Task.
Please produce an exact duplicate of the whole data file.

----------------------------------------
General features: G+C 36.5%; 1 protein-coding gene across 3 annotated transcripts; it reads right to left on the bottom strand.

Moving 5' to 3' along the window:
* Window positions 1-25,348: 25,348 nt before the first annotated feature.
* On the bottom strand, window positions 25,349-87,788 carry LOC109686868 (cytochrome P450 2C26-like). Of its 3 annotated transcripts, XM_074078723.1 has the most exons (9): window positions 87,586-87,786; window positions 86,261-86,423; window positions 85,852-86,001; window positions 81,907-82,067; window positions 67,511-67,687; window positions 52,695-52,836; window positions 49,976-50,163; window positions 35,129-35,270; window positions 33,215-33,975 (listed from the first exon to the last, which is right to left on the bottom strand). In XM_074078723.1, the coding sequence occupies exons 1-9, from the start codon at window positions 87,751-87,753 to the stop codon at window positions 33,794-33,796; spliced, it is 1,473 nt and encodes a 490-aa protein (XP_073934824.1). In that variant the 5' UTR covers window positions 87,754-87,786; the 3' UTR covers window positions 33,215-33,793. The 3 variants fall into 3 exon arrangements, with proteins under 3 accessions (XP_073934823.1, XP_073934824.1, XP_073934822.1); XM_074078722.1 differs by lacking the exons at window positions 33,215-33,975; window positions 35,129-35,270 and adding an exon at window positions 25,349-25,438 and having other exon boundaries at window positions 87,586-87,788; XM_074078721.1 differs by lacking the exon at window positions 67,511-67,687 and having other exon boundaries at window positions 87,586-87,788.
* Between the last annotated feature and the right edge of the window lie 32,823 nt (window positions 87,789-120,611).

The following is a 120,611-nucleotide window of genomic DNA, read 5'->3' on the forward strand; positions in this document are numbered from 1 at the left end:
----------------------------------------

General features: G+C 36.5%; 1 protein-coding gene across 3 annotated transcripts; it reads right to left on the bottom strand.

Moving 5' to 3' along the window:
* Window positions 1-25,348: 25,348 nt before the first annotated feature.
* On the bottom strand, window positions 25,349-87,788 carry LOC109686868 (cytochrome P450 2C26-like). Of its 3 annotated transcripts, XM_074078723.1 has the most exons (9): window positions 87,586-87,786; window positions 86,261-86,423; window positions 85,852-86,001; window positions 81,907-82,067; window positions 67,511-67,687; window positions 52,695-52,836; window positions 49,976-50,163; window positions 35,129-35,270; window positions 33,215-33,975 (listed from the first exon to the last, which is right to left on the bottom strand). In XM_074078723.1, the coding sequence occupies exons 1-9, from the start codon at window positions 87,751-87,753 to the stop codon at window positions 33,794-33,796; spliced, it is 1,473 nt and encodes a 490-aa protein (XP_073934824.1). In that variant the 5' UTR covers window positions 87,754-87,786; the 3' UTR covers window positions 33,215-33,793. The 3 variants fall into 3 exon arrangements, with proteins under 3 accessions (XP_073934823.1, XP_073934824.1, XP_073934822.1); XM_074078722.1 differs by lacking the exons at window positions 33,215-33,975; window positions 35,129-35,270 and adding an exon at window positions 25,349-25,438 and having other exon boundaries at window positions 87,586-87,788; XM_074078721.1 differs by lacking the exon at window positions 67,511-67,687 and having other exon boundaries at window positions 87,586-87,788.
* Between the last annotated feature and the right edge of the window lie 32,823 nt (window positions 87,789-120,611).

The following is a 120,611-nucleotide window of genomic DNA, read 5'->3' on the forward strand; positions in this document are numbered from 1 at the left end: